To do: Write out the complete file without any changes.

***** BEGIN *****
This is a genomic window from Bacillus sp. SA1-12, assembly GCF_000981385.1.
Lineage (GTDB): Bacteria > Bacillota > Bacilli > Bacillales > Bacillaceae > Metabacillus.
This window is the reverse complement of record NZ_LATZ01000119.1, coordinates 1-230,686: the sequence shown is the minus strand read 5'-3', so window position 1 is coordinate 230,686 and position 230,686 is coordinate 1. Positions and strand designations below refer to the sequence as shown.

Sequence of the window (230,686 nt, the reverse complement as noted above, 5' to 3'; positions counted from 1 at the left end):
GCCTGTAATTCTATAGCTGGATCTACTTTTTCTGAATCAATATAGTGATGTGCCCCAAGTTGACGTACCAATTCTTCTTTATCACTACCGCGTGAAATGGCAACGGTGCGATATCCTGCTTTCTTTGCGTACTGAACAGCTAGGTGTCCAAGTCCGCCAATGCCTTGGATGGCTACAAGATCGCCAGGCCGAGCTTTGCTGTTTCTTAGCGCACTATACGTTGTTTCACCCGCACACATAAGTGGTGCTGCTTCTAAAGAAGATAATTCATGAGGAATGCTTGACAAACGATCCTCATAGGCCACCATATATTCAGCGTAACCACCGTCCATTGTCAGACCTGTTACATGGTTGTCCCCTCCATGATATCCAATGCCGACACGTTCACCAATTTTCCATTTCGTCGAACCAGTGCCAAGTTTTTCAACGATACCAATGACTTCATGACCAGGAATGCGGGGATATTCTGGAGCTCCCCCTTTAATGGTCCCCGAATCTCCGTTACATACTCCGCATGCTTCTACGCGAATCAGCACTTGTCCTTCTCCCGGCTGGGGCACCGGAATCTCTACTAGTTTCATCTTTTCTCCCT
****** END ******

This is a genomic window from Bacillus sp. SA1-12, assembly GCF_000981385.1.
Lineage (GTDB): Bacteria > Bacillota > Bacilli > Bacillales > Bacillaceae > Metabacillus.
This window is the reverse complement of record NZ_LATZ01000119.1, coordinates 1-230,686: the sequence shown is the minus strand read 5'-3', so window position 1 is coordinate 230,686 and position 230,686 is coordinate 1. Positions and strand designations below refer to the sequence as shown.

Sequence of the window (230,686 nt, the reverse complement as noted above, 5' to 3'; positions counted from 1 at the left end):
GCCTGTAATTCTATAGCTGGATCTACTTTTTCTGAATCAATATAGTGATGTGCCCCAAGTTGACGTACCAATTCTTCTTTATCACTACCGCGTGAAATGGCAACGGTGCGATATCCTGCTTTCTTTGCGTACTGAACAGCTAGGTGTCCAAGTCCGCCAATGCCTTGGATGGCTACAAGATCGCCAGGCCGAGCTTTGCTGTTTCTTAGCGCACTATACGTTGTTTCACCCGCACACATAAGTGGTGCTGCTTCTAAAGAAGATAATTCATGAGGAATGCTTGACAAACGATCCTCATAGGCCACCATATATTCAGCGTAACCACCGTCCATTGTCAGACCTGTTACATGGTTGTCCCCTCCATGATATCCAATGCCGACACGTTCACCAATTTTCCATTTCGTCGAACCAGTGCCAAGTTTTTCAACGATACCAATGACTTCATGACCAGGAATGCGGGGATATTCTGGAGCTCCCCCTTTAATGGTCCCCGAATCTCCGTTACATACTCCGCATGCTTCTACGCGAATCAGCACTTGTCCTTCTCCCGGCTGGGGCACCGGAATCTCTACTAGTTTCATCTTTTCTCCCT